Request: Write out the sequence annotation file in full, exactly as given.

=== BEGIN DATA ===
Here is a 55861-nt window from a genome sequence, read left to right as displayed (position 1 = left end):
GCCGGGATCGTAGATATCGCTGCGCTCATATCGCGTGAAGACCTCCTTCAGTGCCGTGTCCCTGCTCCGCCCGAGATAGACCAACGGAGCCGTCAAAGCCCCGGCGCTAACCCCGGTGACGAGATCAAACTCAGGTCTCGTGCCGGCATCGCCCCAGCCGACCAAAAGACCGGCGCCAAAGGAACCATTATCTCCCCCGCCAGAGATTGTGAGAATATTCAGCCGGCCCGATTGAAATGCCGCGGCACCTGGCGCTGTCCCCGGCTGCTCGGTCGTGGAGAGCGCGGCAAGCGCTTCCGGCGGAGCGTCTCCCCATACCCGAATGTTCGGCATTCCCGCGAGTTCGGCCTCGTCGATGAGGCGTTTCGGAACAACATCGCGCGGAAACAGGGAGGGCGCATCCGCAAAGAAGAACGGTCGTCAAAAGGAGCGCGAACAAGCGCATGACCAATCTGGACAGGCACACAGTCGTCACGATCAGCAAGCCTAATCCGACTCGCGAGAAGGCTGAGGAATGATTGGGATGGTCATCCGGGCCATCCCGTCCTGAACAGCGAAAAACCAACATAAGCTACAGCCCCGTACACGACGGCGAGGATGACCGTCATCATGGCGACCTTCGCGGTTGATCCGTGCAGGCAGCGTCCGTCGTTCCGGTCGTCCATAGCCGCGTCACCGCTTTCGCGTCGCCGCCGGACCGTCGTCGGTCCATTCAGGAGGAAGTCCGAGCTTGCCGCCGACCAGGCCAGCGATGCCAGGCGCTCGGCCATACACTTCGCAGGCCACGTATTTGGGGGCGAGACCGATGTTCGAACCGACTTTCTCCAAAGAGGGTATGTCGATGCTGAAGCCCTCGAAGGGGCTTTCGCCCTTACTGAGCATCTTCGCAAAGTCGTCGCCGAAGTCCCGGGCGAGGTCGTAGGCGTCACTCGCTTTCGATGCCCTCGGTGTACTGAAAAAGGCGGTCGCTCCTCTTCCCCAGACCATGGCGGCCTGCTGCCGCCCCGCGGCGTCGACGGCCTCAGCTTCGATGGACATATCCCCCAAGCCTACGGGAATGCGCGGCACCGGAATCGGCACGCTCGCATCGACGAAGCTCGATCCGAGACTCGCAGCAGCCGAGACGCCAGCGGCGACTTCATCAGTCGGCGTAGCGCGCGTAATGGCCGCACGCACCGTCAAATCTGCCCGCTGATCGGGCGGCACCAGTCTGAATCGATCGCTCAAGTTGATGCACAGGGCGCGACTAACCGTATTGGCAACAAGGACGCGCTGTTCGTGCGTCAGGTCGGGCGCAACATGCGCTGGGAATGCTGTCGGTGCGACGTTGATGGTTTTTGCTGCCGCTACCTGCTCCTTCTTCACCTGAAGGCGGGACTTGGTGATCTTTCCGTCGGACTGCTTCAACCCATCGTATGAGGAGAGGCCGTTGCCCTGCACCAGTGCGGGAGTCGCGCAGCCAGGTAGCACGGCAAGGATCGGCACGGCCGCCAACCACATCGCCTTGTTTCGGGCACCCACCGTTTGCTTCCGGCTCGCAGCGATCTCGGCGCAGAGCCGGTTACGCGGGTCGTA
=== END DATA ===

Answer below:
Here is a 55861-nt window from a genome sequence, read left to right as displayed (position 1 = left end):
GCCGGGATCGTAGATATCGCTGCGCTCATATCGCGTGAAGACCTCCTTCAGTGCCGTGTCCCTGCTCCGCCCGAGATAGACCAACGGAGCCGTCAAAGCCCCGGCGCTAACCCCGGTGACGAGATCAAACTCAGGTCTCGTGCCGGCATCGCCCCAGCCGACCAAAAGACCGGCGCCAAAGGAACCATTATCTCCCCCGCCAGAGATTGTGAGAATATTCAGCCGGCCCGATTGAAATGCCGCGGCACCTGGCGCTGTCCCCGGCTGCTCGGTCGTGGAGAGCGCGGCAAGCGCTTCCGGCGGAGCGTCTCCCCATACCCGAATGTTCGGCATTCCCGCGAGTTCGGCCTCGTCGATGAGGCGTTTCGGAACAACATCGCGCGGAAACAGGGAGGGCGCATCCGCAAAGAAGAACGGTCGTCAAAAGGAGCGCGAACAAGCGCATGACCAATCTGGACAGGCACACAGTCGTCACGATCAGCAAGCCTAATCCGACTCGCGAGAAGGCTGAGGAATGATTGGGATGGTCATCCGGGCCATCCCGTCCTGAACAGCGAAAAACCAACATAAGCTACAGCCCCGTACACGACGGCGAGGATGACCGTCATCATGGCGACCTTCGCGGTTGATCCGTGCAGGCAGCGTCCGTCGTTCCGGTCGTCCATAGCCGCGTCACCGCTTTCGCGTCGCCGCCGGACCGTCGTCGGTCCATTCAGGAGGAAGTCCGAGCTTGCCGCCGACCAGGCCAGCGATGCCAGGCGCTCGGCCATACACTTCGCAGGCCACGTATTTGGGGGCGAGACCGATGTTCGAACCGACTTTCTCCAAAGAGGGTATGTCGATGCTGAAGCCCTCGAAGGGGCTTTCGCCCTTACTGAGCATCTTCGCAAAGTCGTCGCCGAAGTCCCGGGCGAGGTCGTAGGCGTCACTCGCTTTCGATGCCCTCGGTGTACTGAAAAAGGCGGTCGCTCCTCTTCCCCAGACCATGGCGGCCTGCTGCCGCCCCGCGGCGTCGACGGCCTCAGCTTCGATGGACATATCCCCCAAGCCTACGGGAATGCGCGGCACCGGAATCGGCACGCTCGCATCGACGAAGCTCGATCCGAGACTCGCAGCAGCCGAGACGCCAGCGGCGACTTCATCAGTCGGCGTAGCGCGCGTAATGGCCGCACGCACCGTCAAATCTGCCCGCTGATCGGGCGGCACCAGTCTGAATCGATCGCTCAAGTTGATGCACAGGGCGCGACTAACCGTATTGGCAACAAGGACGCGCTGTTCGTGCGTCAGGTCGGGCGCAACATGCGCTGGGAATGCTGTCGGTGCGACGTTGATGGTTTTTGCTGCCGCTACCTGCTCCTTCTTCACCTGAAGGCGGGACTTGGTGATCTTTCCGTCGGACTGCTTCAACCCATCGTATGAGGAGAGGCCGTTGCCCTGCACCAGTGCGGGAGTCGCGCAGCCAGGTAGCACGGCAAGGATCGGCACGGCCGCCAACCACATCGCCTTGTTTCGGGCACCCACCGTTTGCTTCCGGCTCGCAGCGATCTCGGCGCAGAGCCGGTTACGCGGGTCGTA